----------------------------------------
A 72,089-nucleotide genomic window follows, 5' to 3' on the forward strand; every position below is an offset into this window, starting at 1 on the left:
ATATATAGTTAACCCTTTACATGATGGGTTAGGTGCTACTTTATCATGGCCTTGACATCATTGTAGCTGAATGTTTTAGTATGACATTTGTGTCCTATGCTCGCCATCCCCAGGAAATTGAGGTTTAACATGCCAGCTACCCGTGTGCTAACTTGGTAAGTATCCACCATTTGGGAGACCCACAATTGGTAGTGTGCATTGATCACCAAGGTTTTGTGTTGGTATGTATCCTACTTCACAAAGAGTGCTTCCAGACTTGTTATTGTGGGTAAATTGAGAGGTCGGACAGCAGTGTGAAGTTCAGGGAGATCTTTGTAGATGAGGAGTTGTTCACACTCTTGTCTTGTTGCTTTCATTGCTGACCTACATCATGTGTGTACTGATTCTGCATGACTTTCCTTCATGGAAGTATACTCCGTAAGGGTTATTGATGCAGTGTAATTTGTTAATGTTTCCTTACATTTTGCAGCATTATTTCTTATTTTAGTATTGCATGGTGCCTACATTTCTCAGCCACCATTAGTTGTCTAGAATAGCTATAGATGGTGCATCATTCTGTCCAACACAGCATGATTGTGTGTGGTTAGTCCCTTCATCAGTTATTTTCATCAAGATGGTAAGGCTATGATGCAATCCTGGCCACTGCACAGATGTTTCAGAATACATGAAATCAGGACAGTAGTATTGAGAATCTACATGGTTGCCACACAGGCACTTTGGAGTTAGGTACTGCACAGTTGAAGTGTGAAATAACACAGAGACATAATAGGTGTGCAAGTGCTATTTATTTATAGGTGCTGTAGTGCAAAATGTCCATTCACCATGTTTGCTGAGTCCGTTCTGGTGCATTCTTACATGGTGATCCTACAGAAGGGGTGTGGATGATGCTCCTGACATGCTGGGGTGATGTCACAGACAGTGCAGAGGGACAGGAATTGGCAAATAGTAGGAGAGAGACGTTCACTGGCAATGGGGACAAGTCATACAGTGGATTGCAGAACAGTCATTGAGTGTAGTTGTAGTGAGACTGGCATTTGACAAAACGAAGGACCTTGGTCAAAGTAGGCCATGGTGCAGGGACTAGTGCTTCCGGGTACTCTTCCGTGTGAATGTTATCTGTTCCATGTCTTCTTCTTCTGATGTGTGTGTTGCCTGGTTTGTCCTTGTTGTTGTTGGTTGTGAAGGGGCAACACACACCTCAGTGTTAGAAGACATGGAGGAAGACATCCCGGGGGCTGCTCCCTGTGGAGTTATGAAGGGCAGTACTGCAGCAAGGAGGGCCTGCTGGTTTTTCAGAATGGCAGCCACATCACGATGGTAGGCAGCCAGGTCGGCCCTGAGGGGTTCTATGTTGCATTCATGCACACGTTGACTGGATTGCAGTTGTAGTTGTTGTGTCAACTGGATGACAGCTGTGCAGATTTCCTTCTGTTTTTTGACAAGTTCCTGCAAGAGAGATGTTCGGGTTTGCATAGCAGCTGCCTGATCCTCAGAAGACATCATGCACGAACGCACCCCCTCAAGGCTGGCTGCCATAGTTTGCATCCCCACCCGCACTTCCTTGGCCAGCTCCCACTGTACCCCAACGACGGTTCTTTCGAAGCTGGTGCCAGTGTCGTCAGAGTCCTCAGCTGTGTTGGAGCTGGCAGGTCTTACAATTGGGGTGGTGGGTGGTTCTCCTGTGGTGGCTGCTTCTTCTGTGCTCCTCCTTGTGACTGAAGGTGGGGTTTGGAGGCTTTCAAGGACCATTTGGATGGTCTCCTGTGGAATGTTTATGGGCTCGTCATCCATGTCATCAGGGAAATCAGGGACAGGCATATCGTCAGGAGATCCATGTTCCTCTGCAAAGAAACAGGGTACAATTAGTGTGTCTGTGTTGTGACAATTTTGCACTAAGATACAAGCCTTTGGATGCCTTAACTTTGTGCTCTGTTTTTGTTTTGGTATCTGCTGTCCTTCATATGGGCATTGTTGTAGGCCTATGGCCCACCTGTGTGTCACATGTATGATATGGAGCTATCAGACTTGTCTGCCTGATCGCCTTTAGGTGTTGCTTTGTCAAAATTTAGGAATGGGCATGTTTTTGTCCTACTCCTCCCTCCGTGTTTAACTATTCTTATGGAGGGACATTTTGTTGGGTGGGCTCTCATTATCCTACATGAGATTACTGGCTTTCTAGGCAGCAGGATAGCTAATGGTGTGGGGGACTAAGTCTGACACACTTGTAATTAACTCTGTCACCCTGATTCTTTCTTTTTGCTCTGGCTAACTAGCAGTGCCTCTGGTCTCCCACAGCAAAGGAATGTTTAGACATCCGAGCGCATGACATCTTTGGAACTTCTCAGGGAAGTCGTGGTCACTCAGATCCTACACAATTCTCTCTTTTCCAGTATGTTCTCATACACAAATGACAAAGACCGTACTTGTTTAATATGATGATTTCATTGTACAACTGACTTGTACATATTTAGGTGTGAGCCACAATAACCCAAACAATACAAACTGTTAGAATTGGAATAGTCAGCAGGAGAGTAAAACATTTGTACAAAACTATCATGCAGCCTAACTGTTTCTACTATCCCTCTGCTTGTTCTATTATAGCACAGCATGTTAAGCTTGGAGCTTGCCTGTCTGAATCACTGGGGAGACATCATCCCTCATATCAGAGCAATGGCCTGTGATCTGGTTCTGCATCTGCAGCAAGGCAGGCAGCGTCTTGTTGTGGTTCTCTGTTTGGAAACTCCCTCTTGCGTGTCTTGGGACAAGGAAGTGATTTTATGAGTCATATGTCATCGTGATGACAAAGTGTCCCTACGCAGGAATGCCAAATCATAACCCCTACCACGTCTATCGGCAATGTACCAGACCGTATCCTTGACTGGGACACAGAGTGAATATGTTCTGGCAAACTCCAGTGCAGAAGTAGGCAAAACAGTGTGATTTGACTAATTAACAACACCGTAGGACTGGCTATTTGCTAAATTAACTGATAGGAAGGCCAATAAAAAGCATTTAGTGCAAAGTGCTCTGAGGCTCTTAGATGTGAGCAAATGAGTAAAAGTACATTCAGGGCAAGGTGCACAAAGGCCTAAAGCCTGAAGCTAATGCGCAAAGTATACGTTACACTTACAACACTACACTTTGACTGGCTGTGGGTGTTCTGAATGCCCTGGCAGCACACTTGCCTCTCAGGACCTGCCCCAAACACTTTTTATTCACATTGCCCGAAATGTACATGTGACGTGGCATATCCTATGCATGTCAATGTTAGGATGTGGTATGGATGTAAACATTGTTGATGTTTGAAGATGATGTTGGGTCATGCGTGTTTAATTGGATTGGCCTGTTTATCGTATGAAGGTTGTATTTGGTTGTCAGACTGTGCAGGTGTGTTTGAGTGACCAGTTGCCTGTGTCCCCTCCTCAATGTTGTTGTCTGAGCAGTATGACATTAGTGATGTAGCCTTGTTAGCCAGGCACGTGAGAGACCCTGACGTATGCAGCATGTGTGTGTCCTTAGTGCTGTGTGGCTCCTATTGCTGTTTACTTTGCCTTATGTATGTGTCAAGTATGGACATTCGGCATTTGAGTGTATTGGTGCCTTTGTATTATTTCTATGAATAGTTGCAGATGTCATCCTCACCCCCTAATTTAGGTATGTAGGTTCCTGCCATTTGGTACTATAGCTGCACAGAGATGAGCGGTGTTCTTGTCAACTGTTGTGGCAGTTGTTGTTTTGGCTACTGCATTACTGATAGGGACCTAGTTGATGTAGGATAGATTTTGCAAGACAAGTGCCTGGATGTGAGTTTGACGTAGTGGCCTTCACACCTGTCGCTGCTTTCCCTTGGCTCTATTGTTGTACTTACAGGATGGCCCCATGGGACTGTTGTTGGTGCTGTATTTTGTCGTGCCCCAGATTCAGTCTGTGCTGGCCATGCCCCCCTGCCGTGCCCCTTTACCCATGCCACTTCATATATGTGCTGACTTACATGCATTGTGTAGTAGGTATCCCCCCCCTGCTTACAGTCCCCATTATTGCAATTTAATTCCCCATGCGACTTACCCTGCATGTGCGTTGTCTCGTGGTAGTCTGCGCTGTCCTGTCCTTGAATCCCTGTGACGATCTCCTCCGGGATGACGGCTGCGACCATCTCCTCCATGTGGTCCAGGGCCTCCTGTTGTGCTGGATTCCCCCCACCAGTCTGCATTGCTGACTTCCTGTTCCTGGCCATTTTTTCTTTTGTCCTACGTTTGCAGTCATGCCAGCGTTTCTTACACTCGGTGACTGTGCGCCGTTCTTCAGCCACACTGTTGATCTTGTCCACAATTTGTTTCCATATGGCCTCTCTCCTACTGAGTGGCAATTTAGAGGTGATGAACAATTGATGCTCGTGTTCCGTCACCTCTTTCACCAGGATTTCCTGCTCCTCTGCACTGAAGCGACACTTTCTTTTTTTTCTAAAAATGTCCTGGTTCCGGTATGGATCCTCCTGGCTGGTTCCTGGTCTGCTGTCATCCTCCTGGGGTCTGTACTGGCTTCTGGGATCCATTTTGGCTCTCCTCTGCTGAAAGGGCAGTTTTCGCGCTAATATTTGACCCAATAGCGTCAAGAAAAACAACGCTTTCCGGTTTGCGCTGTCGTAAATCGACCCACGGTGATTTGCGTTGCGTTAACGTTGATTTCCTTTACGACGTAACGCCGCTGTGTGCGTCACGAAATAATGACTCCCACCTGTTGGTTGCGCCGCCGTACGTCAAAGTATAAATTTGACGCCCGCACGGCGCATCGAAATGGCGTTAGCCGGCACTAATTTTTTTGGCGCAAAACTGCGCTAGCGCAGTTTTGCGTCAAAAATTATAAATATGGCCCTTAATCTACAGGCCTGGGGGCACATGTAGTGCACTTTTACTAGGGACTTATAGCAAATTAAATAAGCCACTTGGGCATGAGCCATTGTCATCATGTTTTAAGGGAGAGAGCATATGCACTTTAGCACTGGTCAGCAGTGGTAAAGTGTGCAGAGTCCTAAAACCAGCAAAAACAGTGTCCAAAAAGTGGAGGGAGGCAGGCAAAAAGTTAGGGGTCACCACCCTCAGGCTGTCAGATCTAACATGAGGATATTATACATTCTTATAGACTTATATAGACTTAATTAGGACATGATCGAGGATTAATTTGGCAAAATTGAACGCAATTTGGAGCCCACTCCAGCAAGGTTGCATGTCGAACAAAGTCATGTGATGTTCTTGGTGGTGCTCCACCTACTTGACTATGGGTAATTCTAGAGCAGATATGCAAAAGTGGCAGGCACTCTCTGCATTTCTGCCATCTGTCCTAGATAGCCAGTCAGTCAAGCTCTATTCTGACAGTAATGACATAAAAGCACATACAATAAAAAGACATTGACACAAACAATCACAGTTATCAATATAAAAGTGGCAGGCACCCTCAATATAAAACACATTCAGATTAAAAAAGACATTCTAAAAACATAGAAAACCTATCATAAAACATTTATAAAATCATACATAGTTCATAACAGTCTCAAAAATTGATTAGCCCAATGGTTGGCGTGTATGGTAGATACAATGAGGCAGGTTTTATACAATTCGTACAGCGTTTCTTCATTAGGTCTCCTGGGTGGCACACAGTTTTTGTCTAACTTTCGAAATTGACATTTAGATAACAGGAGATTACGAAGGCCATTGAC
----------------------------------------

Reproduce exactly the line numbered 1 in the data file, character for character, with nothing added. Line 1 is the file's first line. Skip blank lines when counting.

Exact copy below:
A 72,089-nucleotide genomic window follows, 5' to 3' on the forward strand; every position below is an offset into this window, starting at 1 on the left: